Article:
> exercise and return to their cages on command. Snakes and bats were
> trained to take inert food. Birds were trained to take sugar water from
> pots. This, of course, makes Noah the greatest animal trainer in history.

Not necessarily. How many trainers did, for instance, Emperor Trajan have to deal with his 11,000 animals?

> How much time Noah and his hired hands required to train 16,000 animals is
> almost incalculable.

Another one of Morton’s typical baseless assertions. We do not know how many animal trainers Noah might have had before the Flood. Morton should have read my work more carefully. He would have learned that the vast majority of the 16,000 animals need not have been trained to eat foods substantially different from what they eat in nature.

>breed a pair of Koalas who would accept dried Eucalyptus leaves.

Morton’s imagination again. I never claimed that koalas HAD to be bred. They simply had to be chosen out of a certain number of candidates at hand (as had been done by the koala shipped successfully to the London Zoo in 1880). I only suggested that they COULD have been bred to make it easier.

> This type of solution is
> appealed to so often, it begins to take on the appearance of an ad hoc
> explanation.

Not at all. Simple, common-sense solutions are not ad hoc. On the contrary. The attacks on Noah’s Ark are ad hoc in the EXTREME.

>Many of the solutions are of the nature of a “could be, might be”.

Ditto above. I document my explanations in detail. My reasoning is tight, and there is only a short distance of reasoning or even speculation between facts and applications to the Ark situation. Then again, let us put all this in perspective. The critics of the Ark routinely make REALLY “could be, might be” claims, often without a SHRED of supporting evidence. Finally, let us remember the objectives of my research. I am attempting to offer a comprehensive list of possible ways of dealing with real or imagined Ark problems. I am not trying to prove that Noah’s Ark DID happen, only that it COULD HAVE happened–without 20th century levels of technology and/or a constant profusion of Divine miracles.

> Since CO2 is normally associated with volcanism and high thermal
> gradients, an explanation of where the CO2 came from would seem to be in
> order. None is given.

Nonsense. Common sense indicates that CO2 is a very common constituent of percolating gasses. These need not be volcanic or geothermal alone, but also from such mundane things as chemical reactions of carbonates, or even the decomposition of organics.

> Several arguments are not self-consistent.

As shown below, the contradictions are in Morton’s imagination. Since different solutions are presented, many of them obviously will not be “self-consistent”.

> Thus one is left assuming that earthworms are not on the ark. But earlier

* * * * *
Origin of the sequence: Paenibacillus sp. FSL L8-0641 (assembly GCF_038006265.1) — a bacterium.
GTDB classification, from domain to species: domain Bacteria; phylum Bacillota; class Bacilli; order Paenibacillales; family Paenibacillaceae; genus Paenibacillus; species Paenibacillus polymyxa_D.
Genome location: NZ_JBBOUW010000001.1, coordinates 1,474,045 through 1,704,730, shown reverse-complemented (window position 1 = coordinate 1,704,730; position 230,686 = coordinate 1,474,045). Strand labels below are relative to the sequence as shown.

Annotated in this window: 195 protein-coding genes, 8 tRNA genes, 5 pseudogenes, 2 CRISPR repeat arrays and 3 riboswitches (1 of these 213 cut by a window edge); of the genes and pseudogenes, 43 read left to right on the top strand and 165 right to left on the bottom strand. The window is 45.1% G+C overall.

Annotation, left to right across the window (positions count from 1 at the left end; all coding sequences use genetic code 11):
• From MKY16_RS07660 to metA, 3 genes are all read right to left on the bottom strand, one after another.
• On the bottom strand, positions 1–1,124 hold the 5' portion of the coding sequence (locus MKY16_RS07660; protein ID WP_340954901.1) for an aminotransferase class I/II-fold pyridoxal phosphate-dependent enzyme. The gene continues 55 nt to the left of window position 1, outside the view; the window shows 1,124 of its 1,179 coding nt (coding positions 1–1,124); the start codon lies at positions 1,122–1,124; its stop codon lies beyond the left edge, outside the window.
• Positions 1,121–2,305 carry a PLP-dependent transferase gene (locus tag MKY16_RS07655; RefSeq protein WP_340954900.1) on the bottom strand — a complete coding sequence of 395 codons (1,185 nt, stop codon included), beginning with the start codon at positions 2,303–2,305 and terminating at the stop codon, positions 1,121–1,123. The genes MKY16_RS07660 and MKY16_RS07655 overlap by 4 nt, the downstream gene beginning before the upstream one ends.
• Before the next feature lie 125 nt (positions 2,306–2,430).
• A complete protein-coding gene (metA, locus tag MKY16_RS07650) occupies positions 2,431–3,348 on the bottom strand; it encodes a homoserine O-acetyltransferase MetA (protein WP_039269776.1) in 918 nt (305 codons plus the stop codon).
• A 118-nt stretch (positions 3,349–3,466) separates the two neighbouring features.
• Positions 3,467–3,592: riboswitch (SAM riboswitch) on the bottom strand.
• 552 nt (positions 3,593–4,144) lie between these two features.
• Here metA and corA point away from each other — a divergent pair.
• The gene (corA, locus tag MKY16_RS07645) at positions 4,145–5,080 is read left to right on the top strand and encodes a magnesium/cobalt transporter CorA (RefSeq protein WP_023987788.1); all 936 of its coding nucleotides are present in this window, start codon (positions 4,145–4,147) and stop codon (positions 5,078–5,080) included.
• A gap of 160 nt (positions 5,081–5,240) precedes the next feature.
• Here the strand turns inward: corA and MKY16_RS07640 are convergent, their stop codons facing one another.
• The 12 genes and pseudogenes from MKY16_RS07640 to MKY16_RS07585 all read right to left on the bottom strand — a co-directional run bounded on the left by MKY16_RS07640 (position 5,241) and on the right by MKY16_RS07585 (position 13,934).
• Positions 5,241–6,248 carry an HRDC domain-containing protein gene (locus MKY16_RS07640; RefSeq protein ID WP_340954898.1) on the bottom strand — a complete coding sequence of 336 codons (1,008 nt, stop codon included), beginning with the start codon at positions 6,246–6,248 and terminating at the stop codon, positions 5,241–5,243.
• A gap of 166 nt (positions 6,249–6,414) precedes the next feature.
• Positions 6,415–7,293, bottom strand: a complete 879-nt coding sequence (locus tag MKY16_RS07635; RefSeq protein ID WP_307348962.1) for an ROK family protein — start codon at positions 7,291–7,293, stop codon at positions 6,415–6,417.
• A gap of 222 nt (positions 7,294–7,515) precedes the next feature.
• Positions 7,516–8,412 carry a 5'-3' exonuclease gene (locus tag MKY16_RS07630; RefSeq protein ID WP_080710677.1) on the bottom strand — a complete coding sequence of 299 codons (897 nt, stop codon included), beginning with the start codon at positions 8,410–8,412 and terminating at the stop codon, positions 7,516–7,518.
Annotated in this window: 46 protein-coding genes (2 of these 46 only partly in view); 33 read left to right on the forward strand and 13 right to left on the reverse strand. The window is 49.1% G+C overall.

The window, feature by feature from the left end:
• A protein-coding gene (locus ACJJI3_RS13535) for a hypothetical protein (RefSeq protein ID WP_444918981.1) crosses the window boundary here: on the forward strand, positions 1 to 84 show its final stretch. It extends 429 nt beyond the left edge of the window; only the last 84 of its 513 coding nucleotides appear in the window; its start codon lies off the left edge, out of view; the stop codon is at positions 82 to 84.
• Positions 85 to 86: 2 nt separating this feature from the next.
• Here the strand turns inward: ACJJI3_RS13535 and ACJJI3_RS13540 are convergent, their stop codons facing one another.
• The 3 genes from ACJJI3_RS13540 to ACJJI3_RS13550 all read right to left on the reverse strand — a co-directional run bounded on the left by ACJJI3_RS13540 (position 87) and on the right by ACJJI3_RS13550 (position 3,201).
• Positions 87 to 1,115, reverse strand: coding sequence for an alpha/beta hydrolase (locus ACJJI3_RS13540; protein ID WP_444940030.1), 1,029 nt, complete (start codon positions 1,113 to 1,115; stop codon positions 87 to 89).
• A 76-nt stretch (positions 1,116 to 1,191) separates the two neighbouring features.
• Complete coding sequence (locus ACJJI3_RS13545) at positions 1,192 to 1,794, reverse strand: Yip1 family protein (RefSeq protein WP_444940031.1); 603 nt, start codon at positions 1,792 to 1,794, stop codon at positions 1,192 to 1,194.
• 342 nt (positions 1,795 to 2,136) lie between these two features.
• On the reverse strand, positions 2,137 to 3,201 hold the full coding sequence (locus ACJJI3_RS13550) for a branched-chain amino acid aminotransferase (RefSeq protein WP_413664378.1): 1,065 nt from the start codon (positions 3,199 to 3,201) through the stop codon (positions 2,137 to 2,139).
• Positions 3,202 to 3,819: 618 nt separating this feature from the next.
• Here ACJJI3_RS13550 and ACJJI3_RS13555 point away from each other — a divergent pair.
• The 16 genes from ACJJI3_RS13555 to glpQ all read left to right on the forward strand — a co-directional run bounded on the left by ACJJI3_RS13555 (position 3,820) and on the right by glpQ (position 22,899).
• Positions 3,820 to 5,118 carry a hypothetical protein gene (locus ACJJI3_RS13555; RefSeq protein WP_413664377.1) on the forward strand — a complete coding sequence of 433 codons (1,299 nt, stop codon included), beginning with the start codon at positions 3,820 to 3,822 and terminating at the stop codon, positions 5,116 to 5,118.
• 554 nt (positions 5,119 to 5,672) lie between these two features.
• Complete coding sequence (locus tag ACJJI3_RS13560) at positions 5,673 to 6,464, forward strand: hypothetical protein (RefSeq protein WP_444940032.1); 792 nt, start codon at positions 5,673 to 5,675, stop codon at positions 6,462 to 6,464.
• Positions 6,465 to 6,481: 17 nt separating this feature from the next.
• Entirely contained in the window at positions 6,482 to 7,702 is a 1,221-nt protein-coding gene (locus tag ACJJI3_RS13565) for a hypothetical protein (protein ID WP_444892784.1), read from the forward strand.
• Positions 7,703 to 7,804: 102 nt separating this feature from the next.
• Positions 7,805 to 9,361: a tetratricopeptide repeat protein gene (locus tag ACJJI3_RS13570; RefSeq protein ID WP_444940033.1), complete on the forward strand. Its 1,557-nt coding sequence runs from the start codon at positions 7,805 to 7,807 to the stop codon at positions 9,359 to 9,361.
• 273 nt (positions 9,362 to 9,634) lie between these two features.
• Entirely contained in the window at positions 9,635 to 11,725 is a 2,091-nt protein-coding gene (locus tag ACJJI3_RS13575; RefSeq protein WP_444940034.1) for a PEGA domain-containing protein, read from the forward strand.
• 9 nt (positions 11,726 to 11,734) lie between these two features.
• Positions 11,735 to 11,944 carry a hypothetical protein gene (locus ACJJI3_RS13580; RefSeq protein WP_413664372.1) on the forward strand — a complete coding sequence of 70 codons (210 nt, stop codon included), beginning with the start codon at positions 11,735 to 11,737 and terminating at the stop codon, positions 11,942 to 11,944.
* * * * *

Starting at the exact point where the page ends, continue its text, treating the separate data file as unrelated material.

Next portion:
> in the book, Woodmorappe had appealed to earthworms as the agent for
> decomposing and handling solid waste (p. 34-35). And later, he says that
> snails were on the ark for food (p. 101).

Transparent nonsense. I had clearly indicated that earthworms (and snails) were unnecessary as OBLIGATORY PASSENGERS on the Ark. They were POSSIBLY on the Ark for vermicomposting and for food, respectively. Bacteria and insects were also undoubtedly on the Ark, but not as passengers! Notice, by the way, how Morton is getting slippery and evading the real issue: his frivolous argument about earthworms not having time to make it on the Ark. Employing the Rush Limbaugh method, I would ask Morton and all the other anti-Creationists: “Will you now admit that the argument about earthworms and snails not making it on the Ark on time are bogus? AND “How long before anti-Creationist literature stops telling us canards about the need for various invertebrates, fish, and even bacterial cultures needing to be taken on the Ark?”

Notice also how, in this review, Morton deftly avoids admitting the fallacies of his arguments, such as the one about the Stefan-Boltzmann’s Law determining how animal houses are ventilated.

> Another example of inconsistencies is on page 202 where in his discussion
> of the Major Histocompatibility Complex (MHC) he says that the DRB1 locus
> has 106 known alleles. Five pages later, he says it is 44.

Wrong. As I discuss in the chapter, the “loci” of the MHC are really recombinations. For that reason, different authors have different interpretations of what a variant is. My point remains the same.

> tons of airborne moisture. None of the assumptions are displayed to allow
> the reader to evaluate such a claim.

Most written books and journals do not show a step-by-step accounting of calculations. Besides, the arithmetic is fairly straightforward in my tables. If not explicitly specified, it can be easily figured out by “playing” with the numbers.

>Calculations of the heat production
> by animals in the ark are claimed to show that there is no problem with